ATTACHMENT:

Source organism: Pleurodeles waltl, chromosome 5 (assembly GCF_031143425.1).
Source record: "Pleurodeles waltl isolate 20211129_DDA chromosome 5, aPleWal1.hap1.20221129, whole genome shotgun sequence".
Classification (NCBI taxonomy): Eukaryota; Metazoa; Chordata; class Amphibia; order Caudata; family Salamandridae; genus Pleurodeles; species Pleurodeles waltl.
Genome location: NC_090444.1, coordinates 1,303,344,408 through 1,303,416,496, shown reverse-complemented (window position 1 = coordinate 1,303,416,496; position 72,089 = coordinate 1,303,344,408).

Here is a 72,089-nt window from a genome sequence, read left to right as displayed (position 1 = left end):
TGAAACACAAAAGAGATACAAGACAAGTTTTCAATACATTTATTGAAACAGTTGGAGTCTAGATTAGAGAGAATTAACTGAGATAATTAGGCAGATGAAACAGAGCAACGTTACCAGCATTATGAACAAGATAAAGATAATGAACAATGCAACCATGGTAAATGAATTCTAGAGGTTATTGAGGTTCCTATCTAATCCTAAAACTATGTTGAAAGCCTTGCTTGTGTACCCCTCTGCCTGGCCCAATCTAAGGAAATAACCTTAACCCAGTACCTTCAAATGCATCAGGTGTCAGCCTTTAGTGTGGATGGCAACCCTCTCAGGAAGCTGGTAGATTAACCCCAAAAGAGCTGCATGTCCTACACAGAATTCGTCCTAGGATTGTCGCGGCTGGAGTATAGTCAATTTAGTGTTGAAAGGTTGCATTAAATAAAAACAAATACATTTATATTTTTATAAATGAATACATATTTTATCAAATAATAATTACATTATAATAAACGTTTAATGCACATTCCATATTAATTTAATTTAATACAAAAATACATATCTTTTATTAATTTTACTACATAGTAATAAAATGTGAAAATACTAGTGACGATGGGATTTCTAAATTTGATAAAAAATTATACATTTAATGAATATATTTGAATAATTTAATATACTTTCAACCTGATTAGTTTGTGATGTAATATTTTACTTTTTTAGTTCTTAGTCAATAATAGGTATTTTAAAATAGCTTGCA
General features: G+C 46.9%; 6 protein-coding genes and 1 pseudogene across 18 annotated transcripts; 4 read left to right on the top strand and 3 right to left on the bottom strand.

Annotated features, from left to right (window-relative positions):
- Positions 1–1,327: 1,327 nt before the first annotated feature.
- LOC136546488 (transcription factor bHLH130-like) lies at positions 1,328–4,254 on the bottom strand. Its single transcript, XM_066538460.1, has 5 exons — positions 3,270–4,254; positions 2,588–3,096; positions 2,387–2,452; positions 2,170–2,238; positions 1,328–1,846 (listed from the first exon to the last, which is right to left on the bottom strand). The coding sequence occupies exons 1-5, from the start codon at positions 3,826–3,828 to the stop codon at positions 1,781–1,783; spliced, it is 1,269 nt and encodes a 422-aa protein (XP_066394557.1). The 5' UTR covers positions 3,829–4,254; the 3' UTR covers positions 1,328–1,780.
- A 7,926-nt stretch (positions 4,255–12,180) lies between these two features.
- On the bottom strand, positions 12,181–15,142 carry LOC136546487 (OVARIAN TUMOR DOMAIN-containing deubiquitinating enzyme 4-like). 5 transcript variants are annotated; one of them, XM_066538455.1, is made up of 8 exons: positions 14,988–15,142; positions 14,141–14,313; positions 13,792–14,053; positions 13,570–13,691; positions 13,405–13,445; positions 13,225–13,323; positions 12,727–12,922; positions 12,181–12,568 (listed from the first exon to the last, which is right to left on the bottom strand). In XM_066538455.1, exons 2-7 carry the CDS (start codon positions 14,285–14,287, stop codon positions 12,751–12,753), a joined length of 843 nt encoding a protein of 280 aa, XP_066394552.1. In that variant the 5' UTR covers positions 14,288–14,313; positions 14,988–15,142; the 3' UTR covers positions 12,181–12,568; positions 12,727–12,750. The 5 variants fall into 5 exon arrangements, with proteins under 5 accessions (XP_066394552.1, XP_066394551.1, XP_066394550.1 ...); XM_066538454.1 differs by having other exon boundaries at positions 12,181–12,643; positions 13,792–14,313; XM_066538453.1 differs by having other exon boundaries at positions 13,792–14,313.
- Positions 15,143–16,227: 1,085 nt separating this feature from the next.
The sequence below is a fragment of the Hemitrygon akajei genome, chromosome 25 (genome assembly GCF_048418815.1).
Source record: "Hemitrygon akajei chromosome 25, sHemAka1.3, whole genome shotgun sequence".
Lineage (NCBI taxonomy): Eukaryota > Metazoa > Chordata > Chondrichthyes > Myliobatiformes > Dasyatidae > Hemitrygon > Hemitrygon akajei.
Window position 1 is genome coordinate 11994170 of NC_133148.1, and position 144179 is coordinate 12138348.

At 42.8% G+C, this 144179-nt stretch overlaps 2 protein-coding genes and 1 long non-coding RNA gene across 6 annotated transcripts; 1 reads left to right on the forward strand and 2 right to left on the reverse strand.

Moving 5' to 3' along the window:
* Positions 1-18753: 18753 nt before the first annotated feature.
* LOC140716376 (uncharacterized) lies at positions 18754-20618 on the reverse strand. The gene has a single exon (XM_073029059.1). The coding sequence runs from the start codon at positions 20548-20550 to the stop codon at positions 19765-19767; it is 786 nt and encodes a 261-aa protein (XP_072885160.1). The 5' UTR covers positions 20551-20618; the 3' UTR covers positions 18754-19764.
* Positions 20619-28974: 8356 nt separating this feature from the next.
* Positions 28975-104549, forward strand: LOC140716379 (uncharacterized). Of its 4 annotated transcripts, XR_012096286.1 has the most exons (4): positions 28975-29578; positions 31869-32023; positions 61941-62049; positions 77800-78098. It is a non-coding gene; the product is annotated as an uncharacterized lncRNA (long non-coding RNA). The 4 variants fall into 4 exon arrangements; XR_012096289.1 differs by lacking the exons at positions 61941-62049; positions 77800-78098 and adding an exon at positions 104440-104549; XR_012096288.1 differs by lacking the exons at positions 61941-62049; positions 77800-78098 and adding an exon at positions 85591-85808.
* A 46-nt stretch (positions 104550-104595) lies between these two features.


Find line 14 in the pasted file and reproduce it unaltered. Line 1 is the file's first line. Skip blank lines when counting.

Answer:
The sequence below is a fragment of the Hemitrygon akajei genome, chromosome 25 (genome assembly GCF_048418815.1).